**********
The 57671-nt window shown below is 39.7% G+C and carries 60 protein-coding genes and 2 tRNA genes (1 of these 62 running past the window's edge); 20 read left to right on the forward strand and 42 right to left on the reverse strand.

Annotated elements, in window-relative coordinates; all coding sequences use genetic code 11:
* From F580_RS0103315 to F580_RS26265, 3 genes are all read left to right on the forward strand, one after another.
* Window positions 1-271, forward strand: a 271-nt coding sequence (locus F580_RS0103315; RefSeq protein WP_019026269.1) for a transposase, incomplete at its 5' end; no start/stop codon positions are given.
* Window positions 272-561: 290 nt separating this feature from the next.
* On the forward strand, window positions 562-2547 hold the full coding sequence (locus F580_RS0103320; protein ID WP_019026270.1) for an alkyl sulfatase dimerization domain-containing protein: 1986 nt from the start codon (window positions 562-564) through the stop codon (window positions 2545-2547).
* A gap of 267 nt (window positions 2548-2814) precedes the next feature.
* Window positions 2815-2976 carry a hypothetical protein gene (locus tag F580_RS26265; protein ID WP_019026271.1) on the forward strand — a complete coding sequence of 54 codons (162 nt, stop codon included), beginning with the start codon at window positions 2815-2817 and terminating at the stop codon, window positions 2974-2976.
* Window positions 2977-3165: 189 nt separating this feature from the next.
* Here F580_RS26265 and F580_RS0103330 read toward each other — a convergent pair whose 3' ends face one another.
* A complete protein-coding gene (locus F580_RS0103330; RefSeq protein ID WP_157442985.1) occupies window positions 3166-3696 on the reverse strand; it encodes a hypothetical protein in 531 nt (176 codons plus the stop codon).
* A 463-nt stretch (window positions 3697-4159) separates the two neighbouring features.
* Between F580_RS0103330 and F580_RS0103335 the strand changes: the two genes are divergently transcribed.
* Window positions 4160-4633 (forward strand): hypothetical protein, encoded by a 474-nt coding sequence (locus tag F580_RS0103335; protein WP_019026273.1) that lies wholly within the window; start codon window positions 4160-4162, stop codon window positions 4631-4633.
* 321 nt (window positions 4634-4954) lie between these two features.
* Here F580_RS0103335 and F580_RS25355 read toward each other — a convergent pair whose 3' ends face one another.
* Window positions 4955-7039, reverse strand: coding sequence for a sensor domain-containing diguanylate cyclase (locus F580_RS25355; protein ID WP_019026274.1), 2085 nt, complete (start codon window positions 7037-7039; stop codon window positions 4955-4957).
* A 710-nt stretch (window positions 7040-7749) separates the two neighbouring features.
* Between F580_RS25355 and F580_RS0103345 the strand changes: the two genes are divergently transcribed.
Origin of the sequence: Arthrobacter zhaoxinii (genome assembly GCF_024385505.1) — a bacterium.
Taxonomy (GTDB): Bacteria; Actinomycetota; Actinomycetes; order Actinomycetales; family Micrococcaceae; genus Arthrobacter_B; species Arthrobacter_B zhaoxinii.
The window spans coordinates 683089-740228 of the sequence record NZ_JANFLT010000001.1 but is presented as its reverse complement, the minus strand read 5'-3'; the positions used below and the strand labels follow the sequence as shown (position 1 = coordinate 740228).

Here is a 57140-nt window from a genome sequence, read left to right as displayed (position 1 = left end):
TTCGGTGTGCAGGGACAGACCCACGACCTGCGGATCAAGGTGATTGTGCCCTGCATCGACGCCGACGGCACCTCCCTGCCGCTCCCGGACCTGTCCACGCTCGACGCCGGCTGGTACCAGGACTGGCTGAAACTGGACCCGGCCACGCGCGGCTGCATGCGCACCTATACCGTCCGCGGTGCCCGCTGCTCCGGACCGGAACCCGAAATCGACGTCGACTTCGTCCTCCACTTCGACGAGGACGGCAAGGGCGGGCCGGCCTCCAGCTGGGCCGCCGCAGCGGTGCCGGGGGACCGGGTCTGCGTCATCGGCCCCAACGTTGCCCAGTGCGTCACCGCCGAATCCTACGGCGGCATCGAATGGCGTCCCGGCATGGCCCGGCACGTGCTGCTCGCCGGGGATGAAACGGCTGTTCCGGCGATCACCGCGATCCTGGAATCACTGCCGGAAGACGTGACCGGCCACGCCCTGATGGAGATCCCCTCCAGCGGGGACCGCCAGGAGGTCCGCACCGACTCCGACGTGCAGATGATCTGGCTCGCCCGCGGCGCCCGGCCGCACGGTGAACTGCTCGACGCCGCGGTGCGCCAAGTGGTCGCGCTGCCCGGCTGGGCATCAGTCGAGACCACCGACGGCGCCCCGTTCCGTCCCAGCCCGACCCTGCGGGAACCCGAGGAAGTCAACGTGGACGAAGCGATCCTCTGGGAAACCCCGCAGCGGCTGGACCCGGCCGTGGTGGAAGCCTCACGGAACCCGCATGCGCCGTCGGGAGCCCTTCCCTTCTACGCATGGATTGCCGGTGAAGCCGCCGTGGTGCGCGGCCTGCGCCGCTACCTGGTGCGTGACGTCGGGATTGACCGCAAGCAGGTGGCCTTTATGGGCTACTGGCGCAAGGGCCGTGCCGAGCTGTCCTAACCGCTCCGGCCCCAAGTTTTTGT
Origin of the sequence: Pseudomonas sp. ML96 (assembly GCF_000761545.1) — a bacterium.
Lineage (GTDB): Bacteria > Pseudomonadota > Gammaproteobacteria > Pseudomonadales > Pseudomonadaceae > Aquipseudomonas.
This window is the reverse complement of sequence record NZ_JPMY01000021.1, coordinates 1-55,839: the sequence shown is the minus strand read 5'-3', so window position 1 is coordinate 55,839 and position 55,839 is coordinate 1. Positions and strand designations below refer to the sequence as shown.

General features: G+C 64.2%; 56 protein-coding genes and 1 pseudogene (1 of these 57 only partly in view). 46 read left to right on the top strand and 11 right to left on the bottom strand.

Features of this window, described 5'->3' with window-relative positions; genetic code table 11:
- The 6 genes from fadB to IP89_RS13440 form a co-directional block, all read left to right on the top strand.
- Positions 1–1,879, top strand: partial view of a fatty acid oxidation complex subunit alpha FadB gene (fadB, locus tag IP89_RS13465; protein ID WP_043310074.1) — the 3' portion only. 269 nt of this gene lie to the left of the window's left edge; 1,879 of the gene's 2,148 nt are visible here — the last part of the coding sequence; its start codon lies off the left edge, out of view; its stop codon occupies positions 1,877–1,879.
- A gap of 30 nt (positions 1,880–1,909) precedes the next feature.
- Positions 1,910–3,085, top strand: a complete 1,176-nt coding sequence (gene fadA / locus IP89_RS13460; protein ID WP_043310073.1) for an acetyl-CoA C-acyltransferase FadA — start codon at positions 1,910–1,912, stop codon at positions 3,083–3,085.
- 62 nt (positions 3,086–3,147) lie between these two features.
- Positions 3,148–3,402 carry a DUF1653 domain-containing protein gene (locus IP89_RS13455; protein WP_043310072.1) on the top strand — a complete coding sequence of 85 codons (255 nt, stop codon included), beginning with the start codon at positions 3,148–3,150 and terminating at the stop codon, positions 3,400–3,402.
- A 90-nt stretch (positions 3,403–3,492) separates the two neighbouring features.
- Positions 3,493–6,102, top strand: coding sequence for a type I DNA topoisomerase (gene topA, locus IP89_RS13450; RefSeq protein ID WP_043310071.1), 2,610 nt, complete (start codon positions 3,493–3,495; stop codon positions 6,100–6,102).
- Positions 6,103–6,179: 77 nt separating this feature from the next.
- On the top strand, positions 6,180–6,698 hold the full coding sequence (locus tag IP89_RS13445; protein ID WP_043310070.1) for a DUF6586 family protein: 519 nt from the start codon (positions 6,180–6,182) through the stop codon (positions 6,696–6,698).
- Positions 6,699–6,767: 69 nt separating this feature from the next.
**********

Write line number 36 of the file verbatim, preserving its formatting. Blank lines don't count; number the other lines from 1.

- A 90-nt stretch (positions 3,403–3,492) separates the two neighbouring features.